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  Which plan is right for you?
It all comes down to which plan gives you the services you're most likely to need at the lowest out-of-pocket cost.

If you get coverage through your job, your employer picks your insurance and you may or may not get any choices about it. If you buy your own, you're in charge but your choices are limited by the plans available to individual purchasers and by how much you can afford to spend.

Unfortunately, there's no such thing as standard coverage. Details vary enormously from one plan to another. The best value is not necessarily the plan with the cheapest premium or the one with the most benefits. It's the plan that covers the health services you want and need for the lowest out-of-pocket expense (see "types of insurance"). In essence, differences among plans come down to three intertwined elements: benefits, costs and restrictions.

Benefits: Every insurance plan will cover you for doctor and hospital bills, with various limits, discussed below under "costs." Virtually everything else, including prescription drugs, glasses, psychotherapy and preventive care, such as immunizations and screenings, may or may not be covered, depending on the specific plan. To figure out how well a plan suits your needs, first make a list of the health services you and your family normally use. For each plan, note the amount of coverage for each of those services -- for instance, "100%," "80%," "not covered." Once you've got a handle on how fully each plan covers your health needs, you can evaluate cost differences

Costs: If you don't use many medical services, your primary cost for indemnity coverage will be the premium. If you do use a lot of services, it will be hard to gauge your actual costs, since you must factor in the deductible, co-payments, and any excess charges or uncovered services. In contrast, cost is easy to gauge with a true HMO -- a managed-care plan with no out-of-network option. Once you've paid your premium, nearly everything will be covered and you'll be liable only for small co-payments. Estimating the cost of a managed-care plan with an out-of-network option is tricky, because your ultimate cost depends on whether or not you actually go out-of-network. If cost considerations make you lean toward a managed-care plan, read its literature thoroughly to decide whether you can live with the restrictions it imposes.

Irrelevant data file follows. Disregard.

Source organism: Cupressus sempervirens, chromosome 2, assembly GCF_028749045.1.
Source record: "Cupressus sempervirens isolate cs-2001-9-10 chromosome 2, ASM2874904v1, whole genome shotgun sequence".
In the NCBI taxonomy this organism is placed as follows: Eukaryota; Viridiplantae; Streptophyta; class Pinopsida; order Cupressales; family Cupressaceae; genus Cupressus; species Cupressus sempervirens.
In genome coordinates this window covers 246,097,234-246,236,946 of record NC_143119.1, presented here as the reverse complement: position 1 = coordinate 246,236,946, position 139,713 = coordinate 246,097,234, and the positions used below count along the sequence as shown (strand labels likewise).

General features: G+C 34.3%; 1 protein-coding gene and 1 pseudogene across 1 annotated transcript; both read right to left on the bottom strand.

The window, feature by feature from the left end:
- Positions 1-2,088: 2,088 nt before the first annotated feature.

Restrictions: Generally speaking, a managed-care plan will limit your choice of providers and require you to get pre-approval for services. If your beloved pediatrician shuns HMOs or you have a difficult health problem, you may decide that you can't abide limits like these. Keep in mind, however, that indemnity insurance also comes with limitations in the form of deductibles, co-payments and uncovered services. These financial roadblocks can inhibit freedom of choice as much as any managed-care bureaucracy.

Another worry about restrictions is that many consumers equate freedom of choice with medical quality. They're not entirely wrong. If you receive poor treatment in a managed-care plan, it's hard to vote with your feet. However, they're not right, either. The quality of medical care varies considerably both in and out of managed care. In fact, the best managed-care plans offer quality advantages you won't get outside managed care, such as outreach for preventive services, heath-risk screening and coordination of care.

Whether you choose indemnity insurance or managed care, it's wise to check up on your providers in advance. One way is via state insurance department Websites. Florida, Maryland, Massachusetts, New York and Rhode Island, for instance, post lists of local doctors who have been disciplined for poor patient care or, in some cases, criminal conduct. New York and New Jersey rate local hospitals and doctors on how well they care for cardiac patients. Florida, New Jersey, New York, Maryland, Texas and Utah rate local managed care plans. Nationally, the Joint Commission for the Accreditation of Health Organizations is the major rating group for hospitals, the National Committee for Quality Assurance rates managed-care plans and thehealthpages.com lists surveys and other data on selected health plans and health services. If the insurance plan you prefer seems unaffordable, check the money-saving strategies in the next section to see if there's a way to reduce your costs.

Next: Money-saving strategies

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